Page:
<a href="http://www.thomastik-infeld.com/">Thomastik</a> nickel flats actually sound more acoustic than any other flat, but what electric bassists call acoustic and what sounds like an URB can be very different--Thomastiks will make a P sound very much like an URB with, you guessed it, Thomastik Spirocores (attack the strings closer to the base of the neck). This is not a dead sound by any means but I love it.
  4. bassmonkeee

    bassmonkeee Supporting Member

    Sep 13, 2000
    Decatur, GA
    Of course, this will only work if you want to install a bridge cover on your bass...

    I used a makeup application sponge (about $1.29) under my bridge cover, and it worked just fine.
  5. Well, the Fender mute works very differently from other bass mutes. It is pushed into the strings from above with some force, yet the Fender mute is rather close to the bridge, maybe even touching some of the saddles, so it doesn't have undue influence. The advantage is consistency. It is not sensitive to direction or force of attack. When you pluck the string, you are largely moving it sideways, but since the string is buried in the mute, it mutes well, and at about the same degree across a range of attacks from ballad to Jamerson. Nor is it sensitive to string height. Whether you play an open string or a fretted note, you get the same amount of decay. If you have ever tried adjusting a Ric or Gibson or MM mute, you will have noticed how twitchy adjustment is. That's because they touch the string far enough away from the bridge that they have too much muting power. Getting them to kiss the string "just so" is very hard. I have recently seen a new bass mute that works like the others in that it is pushed into the strings at a distance from the bridge (from the side away from the player). It looks like it probably shares the problems of the others. The Fender is built right. The curvature of the cover and the pressure, consistency, and placement of the foam are essential to its success. It's a shame when you buy the bass or just the cover, you don't get the strip any more.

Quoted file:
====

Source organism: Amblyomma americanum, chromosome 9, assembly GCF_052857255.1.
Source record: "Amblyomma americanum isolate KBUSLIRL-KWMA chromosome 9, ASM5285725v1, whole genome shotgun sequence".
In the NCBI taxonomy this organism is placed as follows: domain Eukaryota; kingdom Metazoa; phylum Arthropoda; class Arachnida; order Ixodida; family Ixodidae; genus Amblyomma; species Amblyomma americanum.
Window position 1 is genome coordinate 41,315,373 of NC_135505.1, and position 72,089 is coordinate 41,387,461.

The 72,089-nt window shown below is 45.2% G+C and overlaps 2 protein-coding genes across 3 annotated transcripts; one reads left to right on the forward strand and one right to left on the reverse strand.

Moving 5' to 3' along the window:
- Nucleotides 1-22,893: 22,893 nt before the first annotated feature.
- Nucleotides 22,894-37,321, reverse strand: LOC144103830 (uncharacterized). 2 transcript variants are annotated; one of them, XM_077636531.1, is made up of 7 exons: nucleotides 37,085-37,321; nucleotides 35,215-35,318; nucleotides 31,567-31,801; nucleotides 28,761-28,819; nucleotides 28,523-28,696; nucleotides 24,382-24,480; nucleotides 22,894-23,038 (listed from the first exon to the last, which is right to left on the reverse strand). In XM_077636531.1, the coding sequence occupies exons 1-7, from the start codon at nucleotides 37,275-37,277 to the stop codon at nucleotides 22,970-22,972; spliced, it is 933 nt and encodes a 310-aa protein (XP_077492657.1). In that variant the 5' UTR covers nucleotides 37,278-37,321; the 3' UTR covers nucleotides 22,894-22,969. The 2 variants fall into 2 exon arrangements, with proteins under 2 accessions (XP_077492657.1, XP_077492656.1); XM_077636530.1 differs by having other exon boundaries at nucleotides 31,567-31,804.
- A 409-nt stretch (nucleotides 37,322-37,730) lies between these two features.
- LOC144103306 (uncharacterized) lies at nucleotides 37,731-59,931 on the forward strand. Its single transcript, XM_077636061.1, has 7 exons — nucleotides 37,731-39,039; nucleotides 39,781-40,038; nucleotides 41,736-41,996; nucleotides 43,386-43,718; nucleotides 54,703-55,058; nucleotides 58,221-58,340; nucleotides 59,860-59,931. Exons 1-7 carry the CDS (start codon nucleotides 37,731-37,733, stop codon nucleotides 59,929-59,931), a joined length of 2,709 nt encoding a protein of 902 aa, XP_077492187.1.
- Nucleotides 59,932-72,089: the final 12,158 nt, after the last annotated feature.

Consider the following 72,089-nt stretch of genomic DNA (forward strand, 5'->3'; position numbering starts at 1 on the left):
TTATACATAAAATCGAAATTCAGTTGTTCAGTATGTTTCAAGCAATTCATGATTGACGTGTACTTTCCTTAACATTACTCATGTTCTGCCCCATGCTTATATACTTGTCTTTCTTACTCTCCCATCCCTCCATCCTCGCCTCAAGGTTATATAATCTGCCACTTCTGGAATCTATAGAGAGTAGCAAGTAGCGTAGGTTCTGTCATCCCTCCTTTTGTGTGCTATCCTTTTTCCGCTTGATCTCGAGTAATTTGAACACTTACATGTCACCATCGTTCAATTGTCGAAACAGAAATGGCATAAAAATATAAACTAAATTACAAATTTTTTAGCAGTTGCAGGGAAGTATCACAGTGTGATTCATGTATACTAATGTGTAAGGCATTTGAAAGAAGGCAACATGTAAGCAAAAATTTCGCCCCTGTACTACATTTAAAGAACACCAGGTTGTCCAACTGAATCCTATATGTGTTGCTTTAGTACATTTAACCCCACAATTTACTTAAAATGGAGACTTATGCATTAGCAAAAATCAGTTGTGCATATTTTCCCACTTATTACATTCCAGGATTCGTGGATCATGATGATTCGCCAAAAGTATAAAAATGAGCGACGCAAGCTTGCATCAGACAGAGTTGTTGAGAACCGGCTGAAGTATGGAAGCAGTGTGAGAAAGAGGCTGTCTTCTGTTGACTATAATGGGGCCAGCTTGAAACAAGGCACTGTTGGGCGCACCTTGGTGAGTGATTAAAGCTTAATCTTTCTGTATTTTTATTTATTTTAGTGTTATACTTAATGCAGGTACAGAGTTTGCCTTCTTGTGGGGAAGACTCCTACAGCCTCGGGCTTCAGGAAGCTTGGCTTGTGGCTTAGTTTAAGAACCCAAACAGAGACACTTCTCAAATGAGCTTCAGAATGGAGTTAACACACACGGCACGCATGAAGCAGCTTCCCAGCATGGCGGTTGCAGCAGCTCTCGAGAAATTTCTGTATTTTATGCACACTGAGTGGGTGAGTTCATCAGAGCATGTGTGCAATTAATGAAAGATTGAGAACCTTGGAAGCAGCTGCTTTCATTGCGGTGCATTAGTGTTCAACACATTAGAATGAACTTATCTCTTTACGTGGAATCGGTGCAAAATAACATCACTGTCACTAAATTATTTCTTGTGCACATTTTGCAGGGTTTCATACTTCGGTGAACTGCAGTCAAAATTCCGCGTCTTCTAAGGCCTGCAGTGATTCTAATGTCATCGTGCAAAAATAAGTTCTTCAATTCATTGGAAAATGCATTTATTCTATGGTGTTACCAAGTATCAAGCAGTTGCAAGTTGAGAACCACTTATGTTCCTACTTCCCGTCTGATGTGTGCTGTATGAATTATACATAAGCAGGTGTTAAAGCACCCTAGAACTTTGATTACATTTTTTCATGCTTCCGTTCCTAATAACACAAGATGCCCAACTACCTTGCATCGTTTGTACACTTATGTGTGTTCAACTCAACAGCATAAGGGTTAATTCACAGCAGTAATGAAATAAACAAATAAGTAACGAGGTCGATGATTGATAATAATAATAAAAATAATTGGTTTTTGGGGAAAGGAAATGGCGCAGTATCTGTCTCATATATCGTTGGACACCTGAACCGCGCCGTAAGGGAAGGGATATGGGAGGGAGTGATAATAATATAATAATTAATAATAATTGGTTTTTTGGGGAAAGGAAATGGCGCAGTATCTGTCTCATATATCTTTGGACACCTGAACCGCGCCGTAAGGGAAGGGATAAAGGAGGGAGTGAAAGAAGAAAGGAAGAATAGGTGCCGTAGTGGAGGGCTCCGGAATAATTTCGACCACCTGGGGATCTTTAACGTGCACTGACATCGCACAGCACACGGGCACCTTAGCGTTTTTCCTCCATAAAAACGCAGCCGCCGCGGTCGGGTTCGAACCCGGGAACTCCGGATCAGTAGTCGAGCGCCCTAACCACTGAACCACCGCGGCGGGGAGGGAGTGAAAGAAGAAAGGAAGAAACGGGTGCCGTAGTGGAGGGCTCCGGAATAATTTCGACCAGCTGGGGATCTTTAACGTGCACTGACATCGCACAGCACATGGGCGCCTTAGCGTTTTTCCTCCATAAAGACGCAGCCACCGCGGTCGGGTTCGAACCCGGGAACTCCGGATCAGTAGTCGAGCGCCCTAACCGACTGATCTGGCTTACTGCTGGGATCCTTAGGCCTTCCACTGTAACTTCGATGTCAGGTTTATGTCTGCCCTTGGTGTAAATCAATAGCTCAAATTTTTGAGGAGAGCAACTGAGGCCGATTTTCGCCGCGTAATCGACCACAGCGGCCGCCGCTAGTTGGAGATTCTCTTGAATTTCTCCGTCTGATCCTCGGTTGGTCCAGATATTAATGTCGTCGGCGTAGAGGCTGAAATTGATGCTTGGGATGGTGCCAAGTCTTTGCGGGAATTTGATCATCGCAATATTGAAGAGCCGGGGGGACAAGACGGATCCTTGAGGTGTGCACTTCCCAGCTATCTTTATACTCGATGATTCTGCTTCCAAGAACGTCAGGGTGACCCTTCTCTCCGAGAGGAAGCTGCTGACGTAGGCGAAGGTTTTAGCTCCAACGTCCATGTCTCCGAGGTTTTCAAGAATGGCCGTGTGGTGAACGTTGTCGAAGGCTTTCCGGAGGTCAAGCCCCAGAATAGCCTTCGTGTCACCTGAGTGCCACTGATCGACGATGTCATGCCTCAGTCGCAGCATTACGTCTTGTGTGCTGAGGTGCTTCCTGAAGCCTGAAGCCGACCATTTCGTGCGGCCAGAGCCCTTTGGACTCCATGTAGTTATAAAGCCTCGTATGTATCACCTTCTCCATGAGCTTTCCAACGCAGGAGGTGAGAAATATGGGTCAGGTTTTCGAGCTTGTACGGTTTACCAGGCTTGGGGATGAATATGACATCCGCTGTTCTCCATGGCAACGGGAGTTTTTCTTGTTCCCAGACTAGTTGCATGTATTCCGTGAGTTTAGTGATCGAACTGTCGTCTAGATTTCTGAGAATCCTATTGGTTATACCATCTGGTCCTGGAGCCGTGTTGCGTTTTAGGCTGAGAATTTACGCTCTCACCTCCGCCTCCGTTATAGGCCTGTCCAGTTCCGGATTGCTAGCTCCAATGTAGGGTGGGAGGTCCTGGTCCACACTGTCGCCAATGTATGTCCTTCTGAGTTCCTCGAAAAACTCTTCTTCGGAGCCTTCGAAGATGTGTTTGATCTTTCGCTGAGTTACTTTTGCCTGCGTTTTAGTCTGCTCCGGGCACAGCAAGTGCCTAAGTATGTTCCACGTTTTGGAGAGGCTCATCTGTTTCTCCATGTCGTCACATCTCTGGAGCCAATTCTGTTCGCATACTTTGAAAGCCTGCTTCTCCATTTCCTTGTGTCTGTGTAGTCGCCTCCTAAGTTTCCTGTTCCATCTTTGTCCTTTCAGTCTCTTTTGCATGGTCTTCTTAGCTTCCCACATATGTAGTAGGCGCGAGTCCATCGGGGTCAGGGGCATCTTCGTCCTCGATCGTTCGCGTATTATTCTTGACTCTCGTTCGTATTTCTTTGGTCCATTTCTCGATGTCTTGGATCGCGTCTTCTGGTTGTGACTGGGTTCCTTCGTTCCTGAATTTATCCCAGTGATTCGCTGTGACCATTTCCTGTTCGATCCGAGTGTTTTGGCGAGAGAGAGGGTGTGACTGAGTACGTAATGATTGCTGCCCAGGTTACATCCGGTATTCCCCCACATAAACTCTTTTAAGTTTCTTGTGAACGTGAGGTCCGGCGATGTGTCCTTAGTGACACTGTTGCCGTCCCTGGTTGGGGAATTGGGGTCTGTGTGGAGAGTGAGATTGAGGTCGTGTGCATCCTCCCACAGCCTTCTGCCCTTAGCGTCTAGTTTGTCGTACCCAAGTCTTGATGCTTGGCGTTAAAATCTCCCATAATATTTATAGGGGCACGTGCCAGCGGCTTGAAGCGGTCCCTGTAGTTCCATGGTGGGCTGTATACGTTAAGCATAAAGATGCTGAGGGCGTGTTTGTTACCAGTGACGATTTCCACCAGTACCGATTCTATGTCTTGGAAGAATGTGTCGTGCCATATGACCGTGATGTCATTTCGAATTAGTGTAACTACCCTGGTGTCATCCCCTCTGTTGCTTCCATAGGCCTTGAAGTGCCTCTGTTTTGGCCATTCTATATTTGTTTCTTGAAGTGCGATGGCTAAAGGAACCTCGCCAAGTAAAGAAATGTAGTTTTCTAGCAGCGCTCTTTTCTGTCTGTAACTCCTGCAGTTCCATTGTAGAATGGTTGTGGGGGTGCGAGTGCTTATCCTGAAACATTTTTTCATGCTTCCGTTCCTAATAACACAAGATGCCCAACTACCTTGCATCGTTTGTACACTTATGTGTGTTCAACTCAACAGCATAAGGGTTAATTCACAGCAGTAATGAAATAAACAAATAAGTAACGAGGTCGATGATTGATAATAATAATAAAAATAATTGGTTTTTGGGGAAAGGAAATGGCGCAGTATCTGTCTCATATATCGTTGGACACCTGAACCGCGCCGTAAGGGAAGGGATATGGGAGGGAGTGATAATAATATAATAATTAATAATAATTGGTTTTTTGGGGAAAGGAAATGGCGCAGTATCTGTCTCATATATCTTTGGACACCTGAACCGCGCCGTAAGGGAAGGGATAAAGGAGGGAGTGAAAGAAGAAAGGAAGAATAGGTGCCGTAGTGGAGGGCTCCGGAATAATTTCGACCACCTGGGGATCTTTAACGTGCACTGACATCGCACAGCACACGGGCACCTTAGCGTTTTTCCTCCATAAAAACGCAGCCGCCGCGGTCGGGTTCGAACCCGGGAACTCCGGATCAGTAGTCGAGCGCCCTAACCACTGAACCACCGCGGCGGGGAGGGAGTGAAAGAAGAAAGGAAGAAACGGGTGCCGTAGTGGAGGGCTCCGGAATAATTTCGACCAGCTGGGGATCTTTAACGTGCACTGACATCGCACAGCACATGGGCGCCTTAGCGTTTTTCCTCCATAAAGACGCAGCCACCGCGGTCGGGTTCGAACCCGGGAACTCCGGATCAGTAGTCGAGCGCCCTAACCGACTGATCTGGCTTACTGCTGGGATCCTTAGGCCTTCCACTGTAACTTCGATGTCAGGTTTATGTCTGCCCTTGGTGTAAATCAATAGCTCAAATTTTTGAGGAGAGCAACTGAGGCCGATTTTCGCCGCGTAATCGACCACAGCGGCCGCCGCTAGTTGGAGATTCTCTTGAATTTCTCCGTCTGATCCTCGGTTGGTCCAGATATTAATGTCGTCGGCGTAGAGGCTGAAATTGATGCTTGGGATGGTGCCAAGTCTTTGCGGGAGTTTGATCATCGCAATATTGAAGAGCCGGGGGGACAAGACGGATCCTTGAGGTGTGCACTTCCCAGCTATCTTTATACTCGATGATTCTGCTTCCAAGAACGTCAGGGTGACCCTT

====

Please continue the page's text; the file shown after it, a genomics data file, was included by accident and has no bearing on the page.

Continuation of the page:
6. hmmm, interesting stuff. is there anyone who makes a mute that would clamp onto the bridge and mute the strings from above?
    I remember that "Fretless at the flick of a switch" add on device- I think that used a sitar type buzz effect though- maybe it's possible to put a foam muting pad in instead....
  7. DaveB


    Mar 29, 2000
    Toronto Ontario
    I think the TI Jazz Flats come closer than others to emulating the accoustic bass tone.
  8. I find TI flats to have a rather long decay compared to many.

    One string which is very nice and has a very quick decay is the GHS Precision Flat. They seem to be made really well with a really smooth feel. The tone is very dark. The reason I don't use them is that I generally like a little longer decay, but if short decay is what you're after, these are probably the strings for you.